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Monday, May 19, 2014

Quiet Sufferers: Unraveling the Stereotypes of Eating Disorders

This was the first time I had ever admitted the elephant in my mind to anyone before. I was adamant about my philosophy of dishing such the insight: I didn’t think it was something to hide, but I didn’t feel the need to tell the world in a craving for attention. In this case, my friend next to me had been body bashing—a rather common occurrence among girls my age, and females, period. In an effort to mend her sabotage, I slashed out all the information that my therapist had fed me over the past year; it’s only sad that I wasn’t able to lift my own disposition with the fuel. 

“I have an eating disorder,” I quietly whispered to her.

“Really?” she replied. “I would have never guessed that. I mean, people with eating disorders are normally really skinny, and you look so normal.” 

I was lucky I was in the place I was when this conversation happened, because, if she had described me as “normal” a few months before, I wouldn’t have reacted with the same stoic attitude that I did. Telling me that I looked “normal,” made me feel like a failure. To me, “really skinny” was the ideal. And I didn’t fit the match.

But, it made me think: she’s right. Most people probably have no idea that I have an eating disorder. I’m always described as the happy one, and the one that can’t stop smiling or laughing. In reality, the reason for outsiders’ unintentional oblivion in relation to my pending brain game is because people don’t really know much about eating disorders.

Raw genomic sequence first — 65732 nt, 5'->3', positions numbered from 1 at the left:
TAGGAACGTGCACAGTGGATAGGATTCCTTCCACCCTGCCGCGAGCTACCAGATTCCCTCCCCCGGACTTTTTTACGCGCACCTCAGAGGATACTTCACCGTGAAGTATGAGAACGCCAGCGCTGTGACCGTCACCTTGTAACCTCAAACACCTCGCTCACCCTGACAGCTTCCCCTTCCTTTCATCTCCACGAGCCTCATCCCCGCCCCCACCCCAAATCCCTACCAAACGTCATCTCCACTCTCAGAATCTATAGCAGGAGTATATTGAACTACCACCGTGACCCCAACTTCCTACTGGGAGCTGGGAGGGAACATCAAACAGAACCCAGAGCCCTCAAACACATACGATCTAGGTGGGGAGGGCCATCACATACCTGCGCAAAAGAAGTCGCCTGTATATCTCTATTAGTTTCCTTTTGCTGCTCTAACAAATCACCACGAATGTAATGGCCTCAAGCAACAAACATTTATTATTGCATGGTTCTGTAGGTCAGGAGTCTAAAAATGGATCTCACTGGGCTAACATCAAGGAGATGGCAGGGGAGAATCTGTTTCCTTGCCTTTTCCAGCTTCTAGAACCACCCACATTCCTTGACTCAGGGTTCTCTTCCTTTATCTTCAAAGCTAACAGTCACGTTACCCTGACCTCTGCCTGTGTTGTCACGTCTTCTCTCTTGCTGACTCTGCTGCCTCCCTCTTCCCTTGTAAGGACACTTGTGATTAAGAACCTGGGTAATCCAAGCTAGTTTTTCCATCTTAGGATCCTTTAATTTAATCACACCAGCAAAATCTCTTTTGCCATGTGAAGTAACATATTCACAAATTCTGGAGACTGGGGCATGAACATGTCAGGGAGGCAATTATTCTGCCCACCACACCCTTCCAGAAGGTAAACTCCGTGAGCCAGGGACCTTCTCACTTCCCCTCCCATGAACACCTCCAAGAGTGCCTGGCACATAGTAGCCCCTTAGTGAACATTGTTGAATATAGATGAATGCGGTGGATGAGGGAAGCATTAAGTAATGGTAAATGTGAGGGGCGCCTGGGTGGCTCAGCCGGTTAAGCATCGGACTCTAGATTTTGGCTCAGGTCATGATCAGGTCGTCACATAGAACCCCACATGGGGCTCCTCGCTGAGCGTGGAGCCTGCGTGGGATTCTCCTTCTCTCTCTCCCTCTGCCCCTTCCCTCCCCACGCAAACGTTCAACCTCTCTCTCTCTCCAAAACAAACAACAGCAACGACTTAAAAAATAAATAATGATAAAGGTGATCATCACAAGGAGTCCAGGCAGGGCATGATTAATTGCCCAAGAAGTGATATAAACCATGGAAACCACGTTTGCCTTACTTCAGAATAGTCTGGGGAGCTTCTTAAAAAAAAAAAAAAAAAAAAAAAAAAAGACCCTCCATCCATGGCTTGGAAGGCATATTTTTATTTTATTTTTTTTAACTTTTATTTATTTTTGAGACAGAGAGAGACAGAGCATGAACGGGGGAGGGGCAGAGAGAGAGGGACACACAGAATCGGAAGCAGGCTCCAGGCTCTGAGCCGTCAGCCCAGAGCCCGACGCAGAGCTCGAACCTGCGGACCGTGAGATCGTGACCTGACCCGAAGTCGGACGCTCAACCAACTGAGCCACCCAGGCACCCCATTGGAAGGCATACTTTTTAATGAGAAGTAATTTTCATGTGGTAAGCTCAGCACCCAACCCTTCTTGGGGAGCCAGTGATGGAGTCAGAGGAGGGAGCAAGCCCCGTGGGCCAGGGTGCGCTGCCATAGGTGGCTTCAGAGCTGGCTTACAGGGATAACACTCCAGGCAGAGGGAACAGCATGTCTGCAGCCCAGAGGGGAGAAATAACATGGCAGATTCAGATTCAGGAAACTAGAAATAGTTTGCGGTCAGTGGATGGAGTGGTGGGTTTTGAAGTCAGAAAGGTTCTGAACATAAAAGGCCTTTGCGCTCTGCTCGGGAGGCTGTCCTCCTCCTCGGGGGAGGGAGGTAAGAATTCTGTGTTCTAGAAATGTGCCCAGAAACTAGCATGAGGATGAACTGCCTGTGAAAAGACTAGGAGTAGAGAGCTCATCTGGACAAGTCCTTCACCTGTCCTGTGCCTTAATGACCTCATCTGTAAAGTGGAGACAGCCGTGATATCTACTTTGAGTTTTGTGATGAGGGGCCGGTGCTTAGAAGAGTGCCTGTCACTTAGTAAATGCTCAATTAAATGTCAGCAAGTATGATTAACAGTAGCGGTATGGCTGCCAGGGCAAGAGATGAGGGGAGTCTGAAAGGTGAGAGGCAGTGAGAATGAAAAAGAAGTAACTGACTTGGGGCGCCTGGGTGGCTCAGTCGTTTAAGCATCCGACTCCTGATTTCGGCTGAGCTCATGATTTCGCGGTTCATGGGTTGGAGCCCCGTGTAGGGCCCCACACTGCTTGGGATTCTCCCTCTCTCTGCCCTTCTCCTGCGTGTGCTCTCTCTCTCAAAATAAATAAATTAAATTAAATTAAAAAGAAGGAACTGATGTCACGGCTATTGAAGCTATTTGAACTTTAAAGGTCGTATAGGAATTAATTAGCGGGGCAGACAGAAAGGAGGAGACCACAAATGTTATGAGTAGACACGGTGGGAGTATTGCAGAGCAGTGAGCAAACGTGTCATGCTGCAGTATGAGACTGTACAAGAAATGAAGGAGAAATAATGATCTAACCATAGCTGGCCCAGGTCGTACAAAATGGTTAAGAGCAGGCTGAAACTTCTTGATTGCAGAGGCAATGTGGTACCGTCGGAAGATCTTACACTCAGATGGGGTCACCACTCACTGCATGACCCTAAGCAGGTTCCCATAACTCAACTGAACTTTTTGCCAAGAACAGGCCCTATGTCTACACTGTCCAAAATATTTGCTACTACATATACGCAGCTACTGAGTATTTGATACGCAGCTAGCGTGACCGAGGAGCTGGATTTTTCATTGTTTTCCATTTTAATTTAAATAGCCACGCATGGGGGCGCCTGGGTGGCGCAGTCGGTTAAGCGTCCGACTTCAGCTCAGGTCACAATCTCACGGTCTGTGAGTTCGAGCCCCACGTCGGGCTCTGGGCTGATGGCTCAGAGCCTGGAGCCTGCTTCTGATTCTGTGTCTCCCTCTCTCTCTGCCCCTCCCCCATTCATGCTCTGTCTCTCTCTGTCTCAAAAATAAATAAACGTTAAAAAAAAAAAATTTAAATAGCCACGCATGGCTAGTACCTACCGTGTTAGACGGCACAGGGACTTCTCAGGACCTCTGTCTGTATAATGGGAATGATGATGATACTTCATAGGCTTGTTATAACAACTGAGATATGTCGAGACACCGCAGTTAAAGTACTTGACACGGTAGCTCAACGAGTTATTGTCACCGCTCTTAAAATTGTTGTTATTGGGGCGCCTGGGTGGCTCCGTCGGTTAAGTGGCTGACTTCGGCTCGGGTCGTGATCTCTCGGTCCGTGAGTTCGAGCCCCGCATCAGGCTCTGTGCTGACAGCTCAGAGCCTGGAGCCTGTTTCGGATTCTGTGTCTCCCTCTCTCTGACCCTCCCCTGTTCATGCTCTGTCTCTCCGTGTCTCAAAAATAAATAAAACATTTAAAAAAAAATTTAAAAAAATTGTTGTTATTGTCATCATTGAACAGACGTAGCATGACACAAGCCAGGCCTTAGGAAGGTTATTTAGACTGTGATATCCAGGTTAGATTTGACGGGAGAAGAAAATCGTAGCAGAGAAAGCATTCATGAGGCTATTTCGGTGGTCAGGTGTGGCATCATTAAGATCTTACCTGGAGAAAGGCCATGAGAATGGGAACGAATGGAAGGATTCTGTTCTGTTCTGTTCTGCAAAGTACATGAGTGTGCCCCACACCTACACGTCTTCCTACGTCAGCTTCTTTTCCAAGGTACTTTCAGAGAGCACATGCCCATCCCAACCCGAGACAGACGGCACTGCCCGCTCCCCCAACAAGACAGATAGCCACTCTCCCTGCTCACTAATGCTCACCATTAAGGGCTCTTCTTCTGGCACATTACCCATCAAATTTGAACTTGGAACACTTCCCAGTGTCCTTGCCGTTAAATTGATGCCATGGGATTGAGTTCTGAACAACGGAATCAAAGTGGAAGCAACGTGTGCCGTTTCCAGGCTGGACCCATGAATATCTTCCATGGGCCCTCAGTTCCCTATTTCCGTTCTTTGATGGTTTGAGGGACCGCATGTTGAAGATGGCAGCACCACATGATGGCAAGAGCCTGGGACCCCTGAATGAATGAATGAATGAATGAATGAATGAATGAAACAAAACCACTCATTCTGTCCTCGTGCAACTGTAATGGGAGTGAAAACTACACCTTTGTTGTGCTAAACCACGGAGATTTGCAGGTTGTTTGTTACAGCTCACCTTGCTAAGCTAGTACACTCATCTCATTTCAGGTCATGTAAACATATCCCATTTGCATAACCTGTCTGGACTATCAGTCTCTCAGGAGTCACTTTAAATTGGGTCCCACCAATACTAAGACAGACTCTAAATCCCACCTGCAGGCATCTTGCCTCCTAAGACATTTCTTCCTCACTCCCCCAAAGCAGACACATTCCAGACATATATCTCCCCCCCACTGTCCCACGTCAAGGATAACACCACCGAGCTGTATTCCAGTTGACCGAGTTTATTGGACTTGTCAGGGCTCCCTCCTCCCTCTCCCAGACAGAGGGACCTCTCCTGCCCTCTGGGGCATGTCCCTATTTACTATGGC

Eating disorders are presented as polar brandings, either you’re anorexic, or bulimic. But there’s so much more than that. My brother even told me himself that there’s no way that I have an eating disorder, because “only fat people have them.” Well, I guess it’s good that I’m not fat like I think I am. 

That being said, the turning point in my treatment was when my therapist actually addressed the misconception I had about myself, that I had an eating disorder; even I was oblivious to my own branding. In reality, I did have this illness, and although I didn’t qualify on either polar of the spectrum, I laid somewhere in between. And so do many other sufferers. 

Eating disorders are a touchy subject, but learning about them is key to helping those who suffer. Your friend who sometimes rushes to the bathroom right after eating could have an eating disorder. And so could the unaccommodating vegan who doesn’t eat anything outside the title, even if it means skipping meals.

Like sports, pens, or plants, there are asall types of eating disorders, some more ugly than others, and some more efficient than others. But, it’s still an eating disorder, and the people who may seem stable, may be quietly suffering on the inside.

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22 comments :

  1. This is such a brave post, Lillian. Very well written and the quote is spot on. I'm so glad all is well now xx

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  2. Your so brave for admitting that Lillian! Great post xx


    BerrieBlogs| {beauty blog}

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  3. I admire your courage in opening up. Eating disorders come in all shapes and sizes, and insisting that a certain type of person "can't" have an eating disorder only harms the person suffering. May we always have open hearts and minds for each other!

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  4. Such a sensitively, well written post and also very informative. Wishing you well in future. :)


    danielletc.com

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  5. It seems that eating disorders are becoming more and more common, thanks to the media and all those crazy diet trends and whatnot. It takes a lot to admit that you have an eating disorder, Lillian, but I'm glad that you are aware that you have one and that you're managing it.

    As someone who is naturally thin, I get a lot of hate and assumptions that I have an eating disorder. Telling someone that they are "disgustingly thin" is just as hurtful as telling someone that they are overweight. Over time, I have learned that as long as I am eating healthy and being happy, it doesn't matter what people think or say. My closer friends all know that I am perfectly healthy and that's good enough.